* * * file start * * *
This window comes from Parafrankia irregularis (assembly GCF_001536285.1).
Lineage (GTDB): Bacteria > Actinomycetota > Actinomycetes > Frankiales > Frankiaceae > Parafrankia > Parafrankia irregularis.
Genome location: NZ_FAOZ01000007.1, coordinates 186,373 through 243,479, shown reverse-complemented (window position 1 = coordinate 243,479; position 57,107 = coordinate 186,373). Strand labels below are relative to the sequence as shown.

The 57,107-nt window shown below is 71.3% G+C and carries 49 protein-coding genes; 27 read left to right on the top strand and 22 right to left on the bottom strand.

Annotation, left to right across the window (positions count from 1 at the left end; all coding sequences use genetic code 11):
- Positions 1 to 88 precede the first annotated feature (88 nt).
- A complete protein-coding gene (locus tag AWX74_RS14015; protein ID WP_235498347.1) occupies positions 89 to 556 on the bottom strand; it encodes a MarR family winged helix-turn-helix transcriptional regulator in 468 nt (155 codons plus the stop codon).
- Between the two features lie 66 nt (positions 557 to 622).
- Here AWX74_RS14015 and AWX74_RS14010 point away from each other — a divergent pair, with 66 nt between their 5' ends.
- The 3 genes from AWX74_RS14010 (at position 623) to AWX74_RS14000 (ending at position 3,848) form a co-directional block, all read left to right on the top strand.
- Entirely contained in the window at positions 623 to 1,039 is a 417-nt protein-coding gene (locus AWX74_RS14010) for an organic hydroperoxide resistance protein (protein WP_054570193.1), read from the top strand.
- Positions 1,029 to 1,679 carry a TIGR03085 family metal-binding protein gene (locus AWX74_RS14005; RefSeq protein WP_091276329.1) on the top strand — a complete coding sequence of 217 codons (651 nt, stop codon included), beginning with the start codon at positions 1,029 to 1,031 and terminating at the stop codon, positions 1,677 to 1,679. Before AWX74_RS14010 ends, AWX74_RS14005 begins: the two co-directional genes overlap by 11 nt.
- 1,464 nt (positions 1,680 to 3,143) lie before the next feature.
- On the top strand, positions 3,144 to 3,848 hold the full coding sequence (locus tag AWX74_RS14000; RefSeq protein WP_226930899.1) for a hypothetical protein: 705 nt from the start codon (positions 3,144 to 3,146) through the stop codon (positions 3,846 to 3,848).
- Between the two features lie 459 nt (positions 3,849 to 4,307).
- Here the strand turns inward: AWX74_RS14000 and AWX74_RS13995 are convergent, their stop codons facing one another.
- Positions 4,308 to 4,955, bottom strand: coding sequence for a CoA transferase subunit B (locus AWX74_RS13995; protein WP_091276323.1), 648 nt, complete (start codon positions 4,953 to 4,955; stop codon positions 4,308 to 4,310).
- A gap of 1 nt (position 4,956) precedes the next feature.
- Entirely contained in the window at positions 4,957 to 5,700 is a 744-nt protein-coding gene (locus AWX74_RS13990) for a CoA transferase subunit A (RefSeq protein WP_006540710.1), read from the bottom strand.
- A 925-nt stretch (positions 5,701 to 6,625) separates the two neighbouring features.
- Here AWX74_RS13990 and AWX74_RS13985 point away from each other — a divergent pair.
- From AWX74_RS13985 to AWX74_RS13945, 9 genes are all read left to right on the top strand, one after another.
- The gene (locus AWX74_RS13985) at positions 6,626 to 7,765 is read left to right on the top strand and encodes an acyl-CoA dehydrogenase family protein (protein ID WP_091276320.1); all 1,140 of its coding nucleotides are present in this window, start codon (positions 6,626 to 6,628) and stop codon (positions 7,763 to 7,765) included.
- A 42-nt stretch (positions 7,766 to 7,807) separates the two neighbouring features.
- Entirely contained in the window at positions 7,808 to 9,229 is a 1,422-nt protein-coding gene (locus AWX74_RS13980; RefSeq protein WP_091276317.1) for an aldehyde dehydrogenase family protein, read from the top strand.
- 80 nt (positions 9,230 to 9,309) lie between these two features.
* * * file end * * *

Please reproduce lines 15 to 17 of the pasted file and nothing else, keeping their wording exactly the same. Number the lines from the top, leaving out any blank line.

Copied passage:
- Between the two features lie 459 nt (positions 3,849 to 4,307).
- Here the strand turns inward: AWX74_RS14000 and AWX74_RS13995 are convergent, their stop codons facing one another.
- Positions 4,308 to 4,955, bottom strand: coding sequence for a CoA transferase subunit B (locus AWX74_RS13995; protein WP_091276323.1), 648 nt, complete (start codon positions 4,953 to 4,955; stop codon positions 4,308 to 4,310).